Trading Birdsong for Fireworks

As you celebrate New Year 2016, consider trading in the boom and lights for quiet birdsong, soft waves or a quiet garden stroll. 

Vashon Island in the Puget Sound. Credit
Source

Vashon Island in the Puget Sound offers bird shelter among the driftwood. On the beach, small brown birds nestle and forage among the smooth pebbles and Puget Sound driftwood. 

If you spend a few minutes outside, even in your nearby park or field, you will likely experience lowered stress, restored attention, and positive feelings and perceptions. ‘Nature’ or ‘Outside’ often conjures visual images of trees and landscapes, but the sound of flowing water, melodic birdsong, and rustling leaves also provide health benefit.

When comparing natural sounds and bird sounds, bird songs and calls were found to be the type of natural sound most commonly associated with perceived stress recovery and attention restoration.

Birdsong and running water is rated as more pleasant than sounds from the built environment, and induce faster recovery from stress 1. Listening to river and bird sounds enhances self-reported motivation to work compared to listening to office sounds 2. Even listening to birdsong accompanied by classical music reduces self-reported negative feelings 3! However, not all bird sounds were regarded as helpful for such processes 4 (See Ratcliffe, Gatersleben, Sowden 2013).

What do we appreciate about bird sounds?

In one study, bird sounds were perceived as welcome distractions that effortlessly removed participants from cognitive or emotional demands, in a manner akin to the restoration construct of ‘fascination‘. The popularity of ‘birding’ suggests that there is something especially captivating about birds over and above other animals, perhaps due to their beauty, musical sounds, and their relative otherness, emphasised by their ability to fly 5.

This January, let us celebrate and appreciate the sounds around us. In 2016, take a stroll, search for treasures and experiences, and listen to the world around you.

Want more birds in your area? Support your avian community by providing food, shelter and water. Even with adaptations to maintain heat, birds can succumb to storms, frigid temperatures and poor food supplies in winter.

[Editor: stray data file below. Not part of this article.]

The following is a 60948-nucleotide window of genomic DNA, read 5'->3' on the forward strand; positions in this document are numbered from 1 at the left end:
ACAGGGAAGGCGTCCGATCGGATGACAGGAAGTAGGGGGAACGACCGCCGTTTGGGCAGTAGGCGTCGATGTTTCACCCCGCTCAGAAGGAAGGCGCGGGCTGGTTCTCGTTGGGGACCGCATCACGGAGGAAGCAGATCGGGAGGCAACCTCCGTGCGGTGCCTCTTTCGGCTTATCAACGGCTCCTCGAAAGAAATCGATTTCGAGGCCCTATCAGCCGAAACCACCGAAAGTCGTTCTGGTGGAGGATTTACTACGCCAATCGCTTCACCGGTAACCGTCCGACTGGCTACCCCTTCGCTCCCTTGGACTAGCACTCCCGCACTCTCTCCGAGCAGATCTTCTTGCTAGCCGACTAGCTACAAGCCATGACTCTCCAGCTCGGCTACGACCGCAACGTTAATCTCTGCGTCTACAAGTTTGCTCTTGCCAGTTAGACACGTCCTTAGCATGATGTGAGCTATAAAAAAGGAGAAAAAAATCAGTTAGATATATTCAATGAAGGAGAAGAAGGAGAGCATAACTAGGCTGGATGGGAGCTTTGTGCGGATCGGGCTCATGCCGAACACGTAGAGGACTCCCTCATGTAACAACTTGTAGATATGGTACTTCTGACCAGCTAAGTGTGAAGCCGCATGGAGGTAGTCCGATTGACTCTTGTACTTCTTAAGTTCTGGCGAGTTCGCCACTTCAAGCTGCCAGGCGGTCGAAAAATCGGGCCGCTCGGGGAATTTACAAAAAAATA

Provide Quality Food: Select seeds, suet, nuts and other items high in fat and calories to give birds fuel to generate body heat.

Keep Feeders Full: After a cold night, birds need ready access to meals to replenish energy reserves.

Leave flower heads and stalks: Birds feed on seeds and insects that dried flowers and stems provide.

Offer Shelter: Plant evergreen shrubs and trees, build a brush pile or add a roost box to your yard.

Provide Liquid Water: Birds can melt snow to drink, but doing so uses energy needed to maintain body temperature.

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1 Alvarsson, J. J., S. Wiens, and M. E. Nilsson. 2010. Stress recovery during exposure to nature sound and environmental noise. International Journal of Environmental Research and Public Health 7, 3: 1036-1046.
2 Jahncke, H., Hygge, S., Halin, N., Green, A. M., & Dimberg, K. (2011). Open-plan office noise: Cognitive performance and restoration. Journal of Environmental Psychology 31: 373- 382.
3 Goel, N., & Etwaroo, G. M. (2006). Bright light, negative air ions and auditory stimuli produce rapid mood changes in a student population: A placebo-controlled study. Psychological Medicine 36: 1253-1263.
4 Ratcliffe, E., B. Gatersleben, and P.T. Sowden. 2013. Bird sounds and their contributions to perceived attention restoration and stress recovery. Journal of Environmental Psychology 36: 221-228.
5 Cocker, M. (2013). Birds & people. London: Vintage Publishing.

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